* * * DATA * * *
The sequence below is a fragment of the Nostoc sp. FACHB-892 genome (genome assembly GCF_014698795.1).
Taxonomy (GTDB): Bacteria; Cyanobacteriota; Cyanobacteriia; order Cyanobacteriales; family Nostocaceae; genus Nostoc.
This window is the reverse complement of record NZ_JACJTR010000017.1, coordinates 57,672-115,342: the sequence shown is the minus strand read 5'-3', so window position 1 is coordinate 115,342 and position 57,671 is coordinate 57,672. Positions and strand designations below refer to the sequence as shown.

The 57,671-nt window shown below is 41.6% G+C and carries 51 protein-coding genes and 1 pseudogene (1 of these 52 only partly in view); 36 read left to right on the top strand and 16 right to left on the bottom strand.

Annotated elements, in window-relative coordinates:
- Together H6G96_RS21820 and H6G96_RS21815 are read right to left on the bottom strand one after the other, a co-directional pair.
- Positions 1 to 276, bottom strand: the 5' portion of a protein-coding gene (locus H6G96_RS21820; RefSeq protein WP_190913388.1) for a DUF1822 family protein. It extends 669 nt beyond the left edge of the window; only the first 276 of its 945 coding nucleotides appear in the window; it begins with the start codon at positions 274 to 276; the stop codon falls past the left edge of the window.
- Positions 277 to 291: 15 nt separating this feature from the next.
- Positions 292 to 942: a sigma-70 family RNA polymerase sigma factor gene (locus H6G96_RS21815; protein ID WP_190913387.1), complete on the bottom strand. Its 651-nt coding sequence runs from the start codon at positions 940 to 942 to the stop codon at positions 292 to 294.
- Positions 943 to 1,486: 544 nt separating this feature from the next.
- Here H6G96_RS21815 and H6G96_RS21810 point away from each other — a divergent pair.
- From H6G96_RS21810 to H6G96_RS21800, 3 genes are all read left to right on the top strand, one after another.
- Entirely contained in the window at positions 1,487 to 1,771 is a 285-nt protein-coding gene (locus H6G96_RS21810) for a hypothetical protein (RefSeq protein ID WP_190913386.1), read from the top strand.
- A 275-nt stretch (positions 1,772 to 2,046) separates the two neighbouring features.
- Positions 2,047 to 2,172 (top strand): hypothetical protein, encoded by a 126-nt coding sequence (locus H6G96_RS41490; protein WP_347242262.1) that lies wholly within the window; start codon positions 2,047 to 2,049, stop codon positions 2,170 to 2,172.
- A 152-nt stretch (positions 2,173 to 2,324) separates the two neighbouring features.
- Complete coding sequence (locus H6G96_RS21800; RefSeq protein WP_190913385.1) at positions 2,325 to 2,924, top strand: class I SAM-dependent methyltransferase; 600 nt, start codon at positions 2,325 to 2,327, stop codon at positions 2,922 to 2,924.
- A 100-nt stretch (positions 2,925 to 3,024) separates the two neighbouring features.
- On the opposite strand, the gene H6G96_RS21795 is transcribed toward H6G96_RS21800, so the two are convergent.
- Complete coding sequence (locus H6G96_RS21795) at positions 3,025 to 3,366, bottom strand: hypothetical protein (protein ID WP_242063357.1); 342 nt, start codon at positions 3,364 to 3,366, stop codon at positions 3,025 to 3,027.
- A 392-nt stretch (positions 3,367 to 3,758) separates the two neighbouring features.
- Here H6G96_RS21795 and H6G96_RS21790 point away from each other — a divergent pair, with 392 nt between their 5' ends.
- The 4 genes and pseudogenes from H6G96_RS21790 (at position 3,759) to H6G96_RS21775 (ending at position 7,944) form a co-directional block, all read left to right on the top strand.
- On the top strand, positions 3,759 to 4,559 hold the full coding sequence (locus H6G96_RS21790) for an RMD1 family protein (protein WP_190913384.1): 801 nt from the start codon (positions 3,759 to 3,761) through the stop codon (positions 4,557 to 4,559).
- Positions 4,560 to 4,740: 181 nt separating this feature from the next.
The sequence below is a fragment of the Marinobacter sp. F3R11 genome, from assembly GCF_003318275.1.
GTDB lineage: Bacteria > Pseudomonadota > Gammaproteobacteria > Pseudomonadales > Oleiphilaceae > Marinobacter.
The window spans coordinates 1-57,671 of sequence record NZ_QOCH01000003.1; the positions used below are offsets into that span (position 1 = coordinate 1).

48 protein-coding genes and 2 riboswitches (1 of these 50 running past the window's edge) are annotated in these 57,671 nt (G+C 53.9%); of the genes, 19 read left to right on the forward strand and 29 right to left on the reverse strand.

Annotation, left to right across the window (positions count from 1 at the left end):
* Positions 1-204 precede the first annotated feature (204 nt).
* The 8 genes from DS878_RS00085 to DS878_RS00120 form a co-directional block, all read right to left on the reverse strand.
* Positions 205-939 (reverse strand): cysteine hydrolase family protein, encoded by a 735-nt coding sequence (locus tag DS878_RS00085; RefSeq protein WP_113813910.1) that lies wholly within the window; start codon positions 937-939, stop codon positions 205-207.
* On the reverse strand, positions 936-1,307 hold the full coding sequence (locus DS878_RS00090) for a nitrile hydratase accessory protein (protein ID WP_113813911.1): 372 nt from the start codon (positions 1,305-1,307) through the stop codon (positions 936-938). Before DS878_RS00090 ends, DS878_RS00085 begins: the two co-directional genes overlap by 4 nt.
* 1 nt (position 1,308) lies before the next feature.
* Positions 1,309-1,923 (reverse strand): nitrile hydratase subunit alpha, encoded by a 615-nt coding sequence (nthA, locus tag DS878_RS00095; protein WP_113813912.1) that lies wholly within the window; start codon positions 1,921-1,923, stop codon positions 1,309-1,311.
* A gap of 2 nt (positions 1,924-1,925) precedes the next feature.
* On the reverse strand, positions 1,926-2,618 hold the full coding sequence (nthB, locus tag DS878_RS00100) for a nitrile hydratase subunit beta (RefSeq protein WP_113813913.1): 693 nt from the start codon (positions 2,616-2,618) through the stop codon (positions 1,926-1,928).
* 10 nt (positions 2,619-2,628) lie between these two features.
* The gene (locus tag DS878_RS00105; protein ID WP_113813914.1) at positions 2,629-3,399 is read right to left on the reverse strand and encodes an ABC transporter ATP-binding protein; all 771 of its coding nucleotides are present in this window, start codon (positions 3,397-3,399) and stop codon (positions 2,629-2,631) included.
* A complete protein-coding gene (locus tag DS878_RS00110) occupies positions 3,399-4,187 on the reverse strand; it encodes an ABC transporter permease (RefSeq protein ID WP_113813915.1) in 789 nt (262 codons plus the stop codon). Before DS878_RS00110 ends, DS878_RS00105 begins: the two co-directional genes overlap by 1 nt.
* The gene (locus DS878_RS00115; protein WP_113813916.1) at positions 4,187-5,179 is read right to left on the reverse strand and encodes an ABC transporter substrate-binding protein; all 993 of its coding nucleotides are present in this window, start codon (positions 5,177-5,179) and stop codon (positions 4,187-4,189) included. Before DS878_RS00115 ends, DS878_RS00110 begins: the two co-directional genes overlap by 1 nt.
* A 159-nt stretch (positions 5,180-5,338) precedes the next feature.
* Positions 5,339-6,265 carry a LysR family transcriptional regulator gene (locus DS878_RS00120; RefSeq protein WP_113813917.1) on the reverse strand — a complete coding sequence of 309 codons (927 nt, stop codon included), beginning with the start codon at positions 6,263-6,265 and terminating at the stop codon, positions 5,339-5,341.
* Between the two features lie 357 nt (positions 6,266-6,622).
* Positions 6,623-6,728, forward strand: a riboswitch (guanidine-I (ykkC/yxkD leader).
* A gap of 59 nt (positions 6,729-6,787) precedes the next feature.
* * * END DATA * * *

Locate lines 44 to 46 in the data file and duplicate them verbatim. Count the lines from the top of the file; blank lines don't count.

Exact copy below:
* Positions 5,339-6,265 carry a LysR family transcriptional regulator gene (locus DS878_RS00120; RefSeq protein WP_113813917.1) on the reverse strand — a complete coding sequence of 309 codons (927 nt, stop codon included), beginning with the start codon at positions 6,263-6,265 and terminating at the stop codon, positions 5,339-5,341.
* Between the two features lie 357 nt (positions 6,266-6,622).
* Positions 6,623-6,728, forward strand: a riboswitch (guanidine-I (ykkC/yxkD leader).